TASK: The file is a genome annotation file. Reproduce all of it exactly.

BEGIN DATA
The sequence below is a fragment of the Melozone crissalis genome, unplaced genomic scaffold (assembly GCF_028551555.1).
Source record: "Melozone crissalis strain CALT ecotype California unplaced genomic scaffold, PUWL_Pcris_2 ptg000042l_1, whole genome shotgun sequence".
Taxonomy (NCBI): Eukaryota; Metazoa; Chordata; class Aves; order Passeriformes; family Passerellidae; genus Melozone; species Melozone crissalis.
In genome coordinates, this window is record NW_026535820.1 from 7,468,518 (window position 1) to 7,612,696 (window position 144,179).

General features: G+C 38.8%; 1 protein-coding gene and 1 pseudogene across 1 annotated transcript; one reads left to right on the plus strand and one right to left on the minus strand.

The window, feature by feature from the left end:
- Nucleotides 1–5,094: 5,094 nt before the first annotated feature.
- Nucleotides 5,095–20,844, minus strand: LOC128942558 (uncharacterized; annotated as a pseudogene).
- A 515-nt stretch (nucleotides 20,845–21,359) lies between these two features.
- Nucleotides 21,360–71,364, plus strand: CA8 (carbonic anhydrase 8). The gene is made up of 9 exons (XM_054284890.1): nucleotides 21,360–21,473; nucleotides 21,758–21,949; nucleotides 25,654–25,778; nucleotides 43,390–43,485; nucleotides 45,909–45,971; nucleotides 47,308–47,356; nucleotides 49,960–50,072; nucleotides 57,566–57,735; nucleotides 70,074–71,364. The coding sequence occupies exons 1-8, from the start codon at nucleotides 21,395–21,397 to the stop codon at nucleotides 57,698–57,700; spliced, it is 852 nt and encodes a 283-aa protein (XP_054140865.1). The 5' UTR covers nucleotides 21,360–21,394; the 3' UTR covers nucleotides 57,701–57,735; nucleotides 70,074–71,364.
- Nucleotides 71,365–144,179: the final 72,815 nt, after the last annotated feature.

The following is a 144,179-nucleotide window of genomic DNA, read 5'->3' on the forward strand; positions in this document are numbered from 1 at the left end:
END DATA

The sequence below is a fragment of the Melozone crissalis genome, unplaced genomic scaffold (assembly GCF_028551555.1).
Source record: "Melozone crissalis strain CALT ecotype California unplaced genomic scaffold, PUWL_Pcris_2 ptg000042l_1, whole genome shotgun sequence".
Taxonomy (NCBI): Eukaryota; Metazoa; Chordata; class Aves; order Passeriformes; family Passerellidae; genus Melozone; species Melozone crissalis.
In genome coordinates, this window is record NW_026535820.1 from 7,468,518 (window position 1) to 7,612,696 (window position 144,179).

General features: G+C 38.8%; 1 protein-coding gene and 1 pseudogene across 1 annotated transcript; one reads left to right on the plus strand and one right to left on the minus strand.

The window, feature by feature from the left end:
- Nucleotides 1–5,094: 5,094 nt before the first annotated feature.
- Nucleotides 5,095–20,844, minus strand: LOC128942558 (uncharacterized; annotated as a pseudogene).
- A 515-nt stretch (nucleotides 20,845–21,359) lies between these two features.
- Nucleotides 21,360–71,364, plus strand: CA8 (carbonic anhydrase 8). The gene is made up of 9 exons (XM_054284890.1): nucleotides 21,360–21,473; nucleotides 21,758–21,949; nucleotides 25,654–25,778; nucleotides 43,390–43,485; nucleotides 45,909–45,971; nucleotides 47,308–47,356; nucleotides 49,960–50,072; nucleotides 57,566–57,735; nucleotides 70,074–71,364. The coding sequence occupies exons 1-8, from the start codon at nucleotides 21,395–21,397 to the stop codon at nucleotides 57,698–57,700; spliced, it is 852 nt and encodes a 283-aa protein (XP_054140865.1). The 5' UTR covers nucleotides 21,360–21,394; the 3' UTR covers nucleotides 57,701–57,735; nucleotides 70,074–71,364.
- Nucleotides 71,365–144,179: the final 72,815 nt, after the last annotated feature.

The following is a 144,179-nucleotide window of genomic DNA, read 5'->3' on the forward strand; positions in this document are numbered from 1 at the left end: